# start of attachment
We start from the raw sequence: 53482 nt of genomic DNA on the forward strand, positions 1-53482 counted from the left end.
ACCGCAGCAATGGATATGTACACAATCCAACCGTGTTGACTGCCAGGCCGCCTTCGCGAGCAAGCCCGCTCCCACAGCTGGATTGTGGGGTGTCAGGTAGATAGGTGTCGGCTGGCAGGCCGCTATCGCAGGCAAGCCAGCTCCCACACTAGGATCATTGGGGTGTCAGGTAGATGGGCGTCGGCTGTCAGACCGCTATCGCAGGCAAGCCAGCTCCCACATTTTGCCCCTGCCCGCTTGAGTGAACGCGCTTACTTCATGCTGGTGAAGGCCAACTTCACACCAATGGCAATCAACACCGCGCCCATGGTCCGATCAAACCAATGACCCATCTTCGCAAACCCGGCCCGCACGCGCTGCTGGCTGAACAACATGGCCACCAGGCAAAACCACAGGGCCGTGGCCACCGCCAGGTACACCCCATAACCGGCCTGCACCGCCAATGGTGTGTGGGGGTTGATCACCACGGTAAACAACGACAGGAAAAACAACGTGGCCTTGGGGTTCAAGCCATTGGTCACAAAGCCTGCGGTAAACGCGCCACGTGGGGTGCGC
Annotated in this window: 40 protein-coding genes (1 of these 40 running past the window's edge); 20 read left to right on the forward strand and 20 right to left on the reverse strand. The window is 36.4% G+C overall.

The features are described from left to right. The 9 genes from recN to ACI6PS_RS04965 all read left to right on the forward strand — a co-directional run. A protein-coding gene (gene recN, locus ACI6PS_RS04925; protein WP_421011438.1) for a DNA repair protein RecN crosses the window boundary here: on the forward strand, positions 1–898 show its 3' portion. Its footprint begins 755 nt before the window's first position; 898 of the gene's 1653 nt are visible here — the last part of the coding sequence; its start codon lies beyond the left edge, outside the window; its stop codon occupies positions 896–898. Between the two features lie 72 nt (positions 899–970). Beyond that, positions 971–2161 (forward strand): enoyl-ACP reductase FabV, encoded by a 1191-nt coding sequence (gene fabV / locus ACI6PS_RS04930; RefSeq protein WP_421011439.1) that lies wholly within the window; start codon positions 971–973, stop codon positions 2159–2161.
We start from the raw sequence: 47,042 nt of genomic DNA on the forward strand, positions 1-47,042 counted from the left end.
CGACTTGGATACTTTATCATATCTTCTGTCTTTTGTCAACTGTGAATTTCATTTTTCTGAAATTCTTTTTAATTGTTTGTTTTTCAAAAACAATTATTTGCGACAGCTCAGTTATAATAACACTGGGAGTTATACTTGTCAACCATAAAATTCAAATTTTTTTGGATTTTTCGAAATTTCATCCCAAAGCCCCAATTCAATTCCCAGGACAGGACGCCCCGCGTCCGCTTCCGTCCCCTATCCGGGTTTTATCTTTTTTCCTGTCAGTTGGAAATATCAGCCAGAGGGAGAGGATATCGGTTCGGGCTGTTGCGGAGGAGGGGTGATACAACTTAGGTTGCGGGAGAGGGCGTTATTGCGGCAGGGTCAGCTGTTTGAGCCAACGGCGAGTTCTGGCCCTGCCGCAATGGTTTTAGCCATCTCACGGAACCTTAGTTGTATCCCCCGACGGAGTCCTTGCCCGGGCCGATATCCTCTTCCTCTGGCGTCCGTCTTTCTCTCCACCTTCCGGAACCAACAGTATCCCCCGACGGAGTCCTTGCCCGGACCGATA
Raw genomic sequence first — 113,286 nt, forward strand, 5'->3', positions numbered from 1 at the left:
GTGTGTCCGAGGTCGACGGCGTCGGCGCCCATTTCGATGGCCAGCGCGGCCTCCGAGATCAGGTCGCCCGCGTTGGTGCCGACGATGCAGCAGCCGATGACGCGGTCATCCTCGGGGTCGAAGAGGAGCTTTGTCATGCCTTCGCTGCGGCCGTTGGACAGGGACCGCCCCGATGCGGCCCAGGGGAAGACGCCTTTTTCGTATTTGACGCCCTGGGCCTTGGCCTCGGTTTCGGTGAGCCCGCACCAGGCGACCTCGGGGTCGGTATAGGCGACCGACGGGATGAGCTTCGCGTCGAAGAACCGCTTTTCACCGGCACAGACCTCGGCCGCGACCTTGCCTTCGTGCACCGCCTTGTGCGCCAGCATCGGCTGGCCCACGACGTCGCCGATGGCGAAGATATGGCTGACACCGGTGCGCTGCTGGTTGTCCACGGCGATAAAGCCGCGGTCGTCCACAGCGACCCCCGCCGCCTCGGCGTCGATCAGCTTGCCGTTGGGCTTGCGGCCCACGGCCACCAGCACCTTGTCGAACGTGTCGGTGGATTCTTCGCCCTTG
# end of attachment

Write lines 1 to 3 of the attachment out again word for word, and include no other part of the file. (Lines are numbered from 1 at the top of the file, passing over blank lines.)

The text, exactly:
We start from the raw sequence: 53482 nt of genomic DNA on the forward strand, positions 1-53482 counted from the left end.
ACCGCAGCAATGGATATGTACACAATCCAACCGTGTTGACTGCCAGGCCGCCTTCGCGAGCAAGCCCGCTCCCACAGCTGGATTGTGGGGTGTCAGGTAGATAGGTGTCGGCTGGCAGGCCGCTATCGCAGGCAAGCCAGCTCCCACACTAGGATCATTGGGGTGTCAGGTAGATGGGCGTCGGCTGTCAGACCGCTATCGCAGGCAAGCCAGCTCCCACATTTTGCCCCTGCCCGCTTGAGTGAACGCGCTTACTTCATGCTGGTGAAGGCCAACTTCACACCAATGGCAATCAACACCGCGCCCATGGTCCGATCAAACCAATGACCCATCTTCGCAAACCCGGCCCGCACGCGCTGCTGGCTGAACAACATGGCCACCAGGCAAAACCACAGGGCCGTGGCCACCGCCAGGTACACCCCATAACCGGCCTGCACCGCCAATGGTGTGTGGGGGTTGATCACCACGGTAAACAACGACAGGAAAAACAACGTGGCCTTGGGGTTCAAGCCATTGGTCACAAAGCCTGCGGTAAACGCGCCACGTGGGGTGCGC
Annotated in this window: 40 protein-coding genes (1 of these 40 running past the window's edge); 20 read left to right on the forward strand and 20 right to left on the reverse strand. The window is 36.4% G+C overall.